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Capital Punishment: The Effects of the Death Penalty

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Capital Punishment: The Effects of the Death Penalty The effects of the death penalty can be divided into three main groups: public safety, deterrence, and retribution. The death penalty is the judicially ordered execution of a prisoner as a punishment for a serious crime, most often first-degree murder. Prisoners who have been sentenced to death are usually kept separate from other prisoners pending their execution. However, isolation and eventually, the death of a convicted inmate, play an important role on public safety, deterrence, and retribution in the future. The principle of deterrence is based on the idea that the threat of punishment must be harsh enough to counter the benefits or pleasures that the criminal would receive from the illegal act. In addition, the punishment must be administered swiftly so that potential criminals will see a clear cause-and-effect relationship between the two. The most convincing argument for the deterrent effect of the death penalty comes from the commonsense belief that people fear death more than life in prison. "Once in prison, virtually all convicted murderers seek to avoid execution by appealing to reduce their sentence to 'life in prison' (Bender)." ...read more.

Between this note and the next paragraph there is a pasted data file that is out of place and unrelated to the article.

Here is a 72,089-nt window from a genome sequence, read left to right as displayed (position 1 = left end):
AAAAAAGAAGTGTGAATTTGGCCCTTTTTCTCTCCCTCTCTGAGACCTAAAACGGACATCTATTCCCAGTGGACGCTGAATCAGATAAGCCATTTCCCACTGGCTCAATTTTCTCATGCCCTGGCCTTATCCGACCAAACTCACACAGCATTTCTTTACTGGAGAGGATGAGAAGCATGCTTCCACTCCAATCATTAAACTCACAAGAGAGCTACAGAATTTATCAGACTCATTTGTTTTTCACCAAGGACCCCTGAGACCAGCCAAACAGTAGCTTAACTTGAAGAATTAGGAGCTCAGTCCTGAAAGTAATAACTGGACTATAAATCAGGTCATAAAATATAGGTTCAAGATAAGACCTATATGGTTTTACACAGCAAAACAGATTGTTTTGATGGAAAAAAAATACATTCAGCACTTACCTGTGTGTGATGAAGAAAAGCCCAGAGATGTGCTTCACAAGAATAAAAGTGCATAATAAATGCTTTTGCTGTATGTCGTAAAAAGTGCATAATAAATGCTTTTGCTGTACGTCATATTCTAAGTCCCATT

"Crime indicates a diseased mind in the same manner that sickness and pain do a diseased body," the Iowa Supreme Court's chief justice said. "And as in the one case we provide hospitals for the treatment of severe and contagious diseases, so in the other, prisons and asylums should be provided for similar reasons." There is something in human nature that requires a life for a life. Two years after the state abolished the death penalty, a convict was lynched in Janesville, Wisconsin. A newspaper reporter from Chicago took the incident as proof of the same natural principle "that this cannot be looked upon as the feeding of revenge, but the voice of nature within us (Banner)." Capital punishment has a retributive basis as long as capital crime was seen to be chosen freely. For certain people that are genetically or environmentally predisposed to commit crimes, the death penalty cannot be seen as a just punishment. Convicted felons may throw out a death sentence based on illness or psychotic behaviors that the criminal cannot control, yet this claim can only be accounted for with intense psychological reviews or having prior doctor's diagnosis on said mental illness. ...read more.


Or we should not have trucking or aircrafts or elevators because we are going to have accidents. There are going to be some mistakes committed. The question is, on balance, which way do we better promote the general welfare of public safety? R.L. Calder believes that "nothing is more remarkable in the evolution of a community than the growing regard for human life. A community is held to be civilized, or not, in exact proportion to the safety of the common citizen. When the life of an individual is unjustly taken by another individual, the horror of the community for such an act cannot be adequately and proportionally manifested except as the community surmounts sentiment and exacts the life of the killer in payment - after a trial, where all possible human excuses and palliations have been alleged, tested, and found insufficient (Calder)." For people who truly value public safety, there is no substitute. Capital punishment not only forever bars the murderer from killing again, it also prevents parole boards and criminal rights activists from giving the criminal the chance to kill again. Anna Zenner English 101 Professor Monticelli 11 November 2004 1 ...read more.

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